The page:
***1/2 (out of 5)
July 28, 2017
Charlize Theron as LORRAINE BROUGHTON
James McAvoy as DAVID PERCIVAL
Eddie Marsan as SPYGLASS
John Goodman as EMMETT KURZFELD
Toby Jones as ERIC GRAY
James Faulkner as CHIEF
Roland Møller as ALEKSANDER BREMOVYCH
Sofia Boutella as DELPHINE LASALLE
Bill Skarsgård as MERKEL
Studio: Focus Features
Directed by: David Leitch
BY KEVIN CARR
Charlize Theron takes center stage in the political actioner “Atomic Blonde.” Based on a graphic novel, the film tells the story of an MI-6 agent wrapped up in intrigue and deception on the eve of the fall of the Berlin Wall.
Theron’s Lorraine Broughton is a brilliant and lethal agent brought in to track down a list of spies and operatives that has gone missing. Why people continue to put all the information and aliases of spies and operatives on a piece of microfilm boggles the mind, but that is the McGuffin for this film.
Lorraine teams up with Percival (James McAvoy), a somewhat rogue agent who was last to see a key asset who has memorized the list. While trying to avoid Soviet entanglements, Lorraine and Percival work to smuggle this information out of East Berlin. The movie itself is told in flashback from Lorraine’s perspective as she is debriefed by her superiors, wearing the bruises and black eyes from her many battles.
The big reason to see this movie is to watch Charlize Theron kick a whole lotta ass throughout. It’s being heralded as a new version of a 007 flick, a James Blonde tale, if you will. Similarly, I have heard many comparisons to the “John Wick” films as well. Those are bold claims that don’t entirely hold water, but I can see why they are being made.
At a time when there is an alarming debate in the national media about whether the Russians are still the enemy (they are in many ways, by the way), it’s refreshing to see a film that harkens back to a time when the Cold War lines were more deliberately drawn. It makes things easy to frame this story in such a way, even with the possibilities of double agents and betrayal, it’s a simple presentation of governmental good and bad (all in shades of gray).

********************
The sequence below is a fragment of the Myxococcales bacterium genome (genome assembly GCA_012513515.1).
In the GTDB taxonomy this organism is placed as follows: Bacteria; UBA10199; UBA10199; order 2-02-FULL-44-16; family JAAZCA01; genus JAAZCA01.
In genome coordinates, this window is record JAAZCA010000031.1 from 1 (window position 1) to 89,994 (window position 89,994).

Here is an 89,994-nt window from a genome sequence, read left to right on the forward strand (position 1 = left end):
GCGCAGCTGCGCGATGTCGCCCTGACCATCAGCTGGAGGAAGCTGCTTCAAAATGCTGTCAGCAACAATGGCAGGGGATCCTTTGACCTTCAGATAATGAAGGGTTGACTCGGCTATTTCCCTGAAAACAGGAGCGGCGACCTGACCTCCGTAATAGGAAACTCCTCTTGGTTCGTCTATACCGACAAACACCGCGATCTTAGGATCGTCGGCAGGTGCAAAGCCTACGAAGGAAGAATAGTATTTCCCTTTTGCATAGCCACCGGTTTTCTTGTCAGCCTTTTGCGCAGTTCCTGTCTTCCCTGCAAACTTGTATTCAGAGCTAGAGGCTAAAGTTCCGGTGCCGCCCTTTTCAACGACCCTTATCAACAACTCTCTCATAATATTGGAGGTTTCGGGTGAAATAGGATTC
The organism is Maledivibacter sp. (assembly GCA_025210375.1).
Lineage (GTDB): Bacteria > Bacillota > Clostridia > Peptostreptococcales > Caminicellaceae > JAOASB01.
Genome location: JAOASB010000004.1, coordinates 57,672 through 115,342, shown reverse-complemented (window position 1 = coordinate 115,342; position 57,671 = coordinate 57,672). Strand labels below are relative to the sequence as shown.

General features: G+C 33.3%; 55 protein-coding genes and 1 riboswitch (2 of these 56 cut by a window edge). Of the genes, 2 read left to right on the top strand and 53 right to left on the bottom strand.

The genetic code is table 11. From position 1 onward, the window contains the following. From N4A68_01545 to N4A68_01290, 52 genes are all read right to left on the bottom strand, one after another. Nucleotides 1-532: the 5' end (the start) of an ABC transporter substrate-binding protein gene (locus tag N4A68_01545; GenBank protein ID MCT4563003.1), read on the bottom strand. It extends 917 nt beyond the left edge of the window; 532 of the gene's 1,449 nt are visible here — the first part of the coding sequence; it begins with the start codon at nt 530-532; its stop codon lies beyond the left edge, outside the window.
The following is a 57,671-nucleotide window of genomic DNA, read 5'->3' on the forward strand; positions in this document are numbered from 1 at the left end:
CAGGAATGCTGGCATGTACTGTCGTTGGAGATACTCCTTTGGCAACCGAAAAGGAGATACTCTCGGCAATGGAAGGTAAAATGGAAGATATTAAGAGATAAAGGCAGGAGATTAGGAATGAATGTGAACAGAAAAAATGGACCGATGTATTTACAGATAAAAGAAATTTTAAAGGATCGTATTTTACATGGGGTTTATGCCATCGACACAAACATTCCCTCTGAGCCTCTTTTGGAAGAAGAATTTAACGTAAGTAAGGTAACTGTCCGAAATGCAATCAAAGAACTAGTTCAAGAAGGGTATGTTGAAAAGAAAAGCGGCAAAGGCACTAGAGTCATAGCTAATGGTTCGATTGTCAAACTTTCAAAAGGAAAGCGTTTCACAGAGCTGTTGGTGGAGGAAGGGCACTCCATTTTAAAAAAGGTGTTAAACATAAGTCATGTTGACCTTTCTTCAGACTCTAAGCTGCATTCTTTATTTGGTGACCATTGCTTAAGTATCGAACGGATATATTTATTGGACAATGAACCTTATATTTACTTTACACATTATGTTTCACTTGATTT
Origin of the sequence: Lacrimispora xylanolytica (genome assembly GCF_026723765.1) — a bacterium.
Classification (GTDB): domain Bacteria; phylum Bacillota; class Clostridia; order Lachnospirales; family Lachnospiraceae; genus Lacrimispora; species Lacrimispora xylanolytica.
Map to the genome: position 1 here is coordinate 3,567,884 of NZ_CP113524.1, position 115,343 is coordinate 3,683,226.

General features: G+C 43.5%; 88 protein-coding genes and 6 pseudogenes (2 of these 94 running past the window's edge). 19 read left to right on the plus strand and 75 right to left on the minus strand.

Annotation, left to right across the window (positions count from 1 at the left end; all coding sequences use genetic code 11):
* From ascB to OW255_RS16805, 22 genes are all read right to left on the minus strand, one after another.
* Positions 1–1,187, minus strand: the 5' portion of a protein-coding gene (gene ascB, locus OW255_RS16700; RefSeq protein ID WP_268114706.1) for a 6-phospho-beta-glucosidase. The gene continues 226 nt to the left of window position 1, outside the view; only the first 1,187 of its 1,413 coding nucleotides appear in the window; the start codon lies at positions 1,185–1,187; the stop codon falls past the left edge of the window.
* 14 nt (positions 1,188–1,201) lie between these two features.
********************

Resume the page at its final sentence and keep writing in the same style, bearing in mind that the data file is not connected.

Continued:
Charlize Theron is certainly imposing in the role, looking quite convincing as she takes out multiple assassins in one fight scene. She may be a bit ludicrous at times, wearing high heel hooker boots and fishnets, but I suppose that’s nothing more silly than James Bond duking it out in an Armani tuxedo.
In particular, there is an action centerpiece that features a continuous (or rather, edited to be continuous) shot of a spectacular fight sequence and chase scene. Lorraine isn’t impervious to defeat like a character from the “Fast and Furious” movies, but rather she just manages to stay standing and stay alive longer than her adversaries. That offers a bit of humanity to counter the absurdity of the film.
Still, the movie has some problems. First of all, it runs long, feeling like we’re retracing steps and taking too much time behind the iron curtain. For the James Bond comparison, those films work with the many locations and running times north of two hours because they change locations so often. “Atomic Blonde” felt like it simply spent too much time going from hovel to hovel in the Eastern Bloc.
Also, the story – as complicated as it can be at times – collapses under the weight of cliche and predictability. It’s still fun if you can see things coming, but it would have been better to get caught blindsided now and then.
In the end, “Atomic Blonde” is fun to watch and shamelessly set in an R-rated universe. I’m not convinced that this will usurp the Bond franchise at this point, but it’s a nice diversion as we weight for the next one of those to crank through the Hollywood meat grinder.